to hate being a SAHM/on maternity leave

(85 Posts)
NoGoodAtHousework Wed 31-Aug-11 15:21:45

I love my son, but I hate being a housewife/SAHM whatever you want to call it. I hate housework at the best of times but being home all day kinda puts an expectation on me.

I feel bad (and am often made to feel guilty fordoing so)asking my OH to do things, shitpick, sorting out the back porch(like he promised ages ago) etc when hes home as hes working full time and he does muck in with littleun when hes at home.

I dont really know anyone with kids, I have started mum and baby groups but they are only once a week and I cant spend all the time with mums I've met and having just gone onto SMP coffees and lunch out are not really an option, also I hate having people round as my house is rappy and I have a big dog which I have to lock out who just barks his head off the whole time.

I feel so alone through the week and no one seems to be able to understadn how I feel, Jay is only 6 week old and I already wish Iwas back at work (which is saying something as we're going through restructuing and redundancies!)I know everyone says get out of the house etc but I ont actually find it helps.

Dont know what to expect of anyone just feeling down today....and my son seems to hate me as all hes done is cry every time I go near him.

maddening Sun 21-Apr-13 09:05:35

Damm and blast

aftermay Sun 21-Apr-13 09:01:29

Old thread, the baby must be 2 by now.

maddening Sun 21-Apr-13 08:45:14

Use your cb to hire a cleaner and enjoy your baby.

I didn't get much housework done when in sole charge of ds - he napped on me even so no chance and then the rest of the time we were out and about having fun doing stimulating things for ds - swimming/baby massage/baby then toddler groups etc

When dfiance got home he got some fun time with ds and I tidied and did one task - eg bathroom or hoovering etc. Dfiance then cooked dinner and bathed ds and I tidied up from dinner - I guess we tag teamed but dfiance got his choice of tasks being that he was at work. I got lie ins more often as ds was bf and I did all (several times a night) night feedings - dfiance has had 2 years of unbroken sleep - I have not had a single full night of sleep in that time - so it works out for us.

When I am back in work we'll balance it out again (and dfiance is sleep training ds while I recover from my op so hopefully we'll both be getting more sleep)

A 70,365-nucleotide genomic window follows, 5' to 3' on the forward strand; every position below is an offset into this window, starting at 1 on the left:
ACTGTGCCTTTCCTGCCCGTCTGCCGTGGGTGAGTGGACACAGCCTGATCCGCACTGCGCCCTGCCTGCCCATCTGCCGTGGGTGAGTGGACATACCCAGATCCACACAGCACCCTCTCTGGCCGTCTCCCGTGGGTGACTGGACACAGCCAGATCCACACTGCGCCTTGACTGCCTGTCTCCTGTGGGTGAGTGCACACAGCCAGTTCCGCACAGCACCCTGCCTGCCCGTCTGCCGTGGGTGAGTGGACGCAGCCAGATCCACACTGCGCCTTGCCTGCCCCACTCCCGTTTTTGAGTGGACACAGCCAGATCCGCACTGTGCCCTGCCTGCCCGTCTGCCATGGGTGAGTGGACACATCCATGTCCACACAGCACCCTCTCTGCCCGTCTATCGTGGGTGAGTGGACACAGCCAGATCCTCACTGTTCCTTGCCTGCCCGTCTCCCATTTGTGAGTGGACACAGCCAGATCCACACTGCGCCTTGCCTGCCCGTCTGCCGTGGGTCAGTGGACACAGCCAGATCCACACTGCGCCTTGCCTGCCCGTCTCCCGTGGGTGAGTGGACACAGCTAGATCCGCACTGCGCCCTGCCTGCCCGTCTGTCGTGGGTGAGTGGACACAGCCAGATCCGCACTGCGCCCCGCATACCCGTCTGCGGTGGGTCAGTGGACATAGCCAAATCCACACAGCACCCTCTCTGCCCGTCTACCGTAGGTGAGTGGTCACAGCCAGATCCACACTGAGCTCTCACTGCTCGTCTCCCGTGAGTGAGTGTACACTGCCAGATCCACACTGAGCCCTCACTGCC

norfolknic Sun 21-Apr-13 07:36:15

Op yanbu. I felt like you do. Dd is 16mo now and much more interactive, still doesn't sleep through the night though! I found having some time at the weekend to sleep/shop/read whilst Dh looked afterdd really helped.a couple of hours each day.also going for walks with the pram now it's sunny :-)

I returned to work after a year, working part time on 3 days a week. I love it now as I get my adult time, earn money again and enjoy my days off with dd so much more.

Nicolamilo06 Sat 20-Apr-13 22:26:39

I went back to work 5 weeks after I had my little boy I was so demented
Sitting around. I just worked shifts around my partner felt amazing to have adult time! I've been on maternity leave now 34 weeks as I work in a busy bar which is no place for a bump to be now at 38 weeks I'm begging my boss to let me do something as little boy is at school and only so much tidying one can do ! I would never like to think anyone would judge anyone returning to work so soon! Everyone is different and don't feel gulity about it. Huge respect for stay at home mummy's as its full time job in itself I just couldn't and won't be doing it again made me resentful of family partner and friends as felt very alone despite having a lovely baby to cuddle

Xenia Sun 04-Sep-11 11:50:48

ledkr, in fact it's better fi you get on with things. We used to have loing "lying" in periods after birth and doctors agreed that wasn't best for women. They now get you out of hospital and up and morinv around much sooner. There is an argument that getting quite soon back out "into the fields" is better for women in terms of recovery after child birth.

Anyway the major point is if women want to return to work in a week or two let them and good for them. If they don't I also support the 6 weeks at 90% pay maternity pay we have in the UK for employees as it does take that long for most recovery, the 6 week check at the GP etc. Also if you are rich enough or married a rich enough man to take m ore time off on the very low maternity pay of £110 a week or whatever it is for longer that's fine too but these are all choices and you have the right to go back sooner and if you think other mothers will criticise you don't let that be the reaosn not to go back sooner.

babeinthewood Sat 03-Sep-11 23:10:13

Nope! it has taken me three years of being at home with the little darlings to make a life for myself, I worked when DS1 was little then when his brother was born my step daughter also moved in, she was at school so it completely ruined my plans to go back to work after DS2. So here I am three years later making the best of it.

Do whatever you feel most happy doing, Happy mum happy baby IMO smile

ledkr Sat 03-Sep-11 21:56:29

I want to like being at home cos it is such a hassle to work with kids but i love the money and need to feel usefull.I have a nice job tho,i do adoption support and meet some nice people and can pop to the shops and stuff when im out.It the running about after school doing the clubs after a work day that kills me.Dh does it but works shifts so often not here <sighs>